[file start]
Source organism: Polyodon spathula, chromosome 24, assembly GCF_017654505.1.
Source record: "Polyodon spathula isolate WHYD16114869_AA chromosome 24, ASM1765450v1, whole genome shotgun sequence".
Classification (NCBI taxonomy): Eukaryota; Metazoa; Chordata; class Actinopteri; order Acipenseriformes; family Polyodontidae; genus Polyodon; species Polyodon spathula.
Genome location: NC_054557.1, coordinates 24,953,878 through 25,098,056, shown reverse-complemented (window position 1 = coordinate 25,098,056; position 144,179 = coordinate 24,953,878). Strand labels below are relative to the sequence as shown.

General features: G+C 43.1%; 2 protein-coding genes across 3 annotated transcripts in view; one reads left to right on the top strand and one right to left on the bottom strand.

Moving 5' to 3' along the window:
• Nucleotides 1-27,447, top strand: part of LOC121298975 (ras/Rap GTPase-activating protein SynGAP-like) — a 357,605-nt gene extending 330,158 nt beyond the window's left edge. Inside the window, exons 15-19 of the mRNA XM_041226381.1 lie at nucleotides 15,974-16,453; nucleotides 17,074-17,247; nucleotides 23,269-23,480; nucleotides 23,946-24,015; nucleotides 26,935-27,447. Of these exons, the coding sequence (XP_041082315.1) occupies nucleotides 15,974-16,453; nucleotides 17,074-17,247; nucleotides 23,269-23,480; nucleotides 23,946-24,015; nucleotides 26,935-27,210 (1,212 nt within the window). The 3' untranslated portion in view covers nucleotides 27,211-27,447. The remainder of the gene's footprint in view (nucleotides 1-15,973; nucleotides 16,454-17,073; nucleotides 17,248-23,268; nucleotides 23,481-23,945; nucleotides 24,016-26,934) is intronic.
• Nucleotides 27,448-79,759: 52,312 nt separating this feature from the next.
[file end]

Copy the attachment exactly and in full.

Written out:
Source organism: Polyodon spathula, chromosome 24, assembly GCF_017654505.1.
Source record: "Polyodon spathula isolate WHYD16114869_AA chromosome 24, ASM1765450v1, whole genome shotgun sequence".
Classification (NCBI taxonomy): Eukaryota; Metazoa; Chordata; class Actinopteri; order Acipenseriformes; family Polyodontidae; genus Polyodon; species Polyodon spathula.
Genome location: NC_054557.1, coordinates 24,953,878 through 25,098,056, shown reverse-complemented (window position 1 = coordinate 25,098,056; position 144,179 = coordinate 24,953,878). Strand labels below are relative to the sequence as shown.

General features: G+C 43.1%; 2 protein-coding genes across 3 annotated transcripts in view; one reads left to right on the top strand and one right to left on the bottom strand.

Moving 5' to 3' along the window:
• Nucleotides 1-27,447, top strand: part of LOC121298975 (ras/Rap GTPase-activating protein SynGAP-like) — a 357,605-nt gene extending 330,158 nt beyond the window's left edge. Inside the window, exons 15-19 of the mRNA XM_041226381.1 lie at nucleotides 15,974-16,453; nucleotides 17,074-17,247; nucleotides 23,269-23,480; nucleotides 23,946-24,015; nucleotides 26,935-27,447. Of these exons, the coding sequence (XP_041082315.1) occupies nucleotides 15,974-16,453; nucleotides 17,074-17,247; nucleotides 23,269-23,480; nucleotides 23,946-24,015; nucleotides 26,935-27,210 (1,212 nt within the window). The 3' untranslated portion in view covers nucleotides 27,211-27,447. The remainder of the gene's footprint in view (nucleotides 1-15,973; nucleotides 16,454-17,073; nucleotides 17,248-23,268; nucleotides 23,481-23,945; nucleotides 24,016-26,934) is intronic.
• Nucleotides 27,448-79,759: 52,312 nt separating this feature from the next.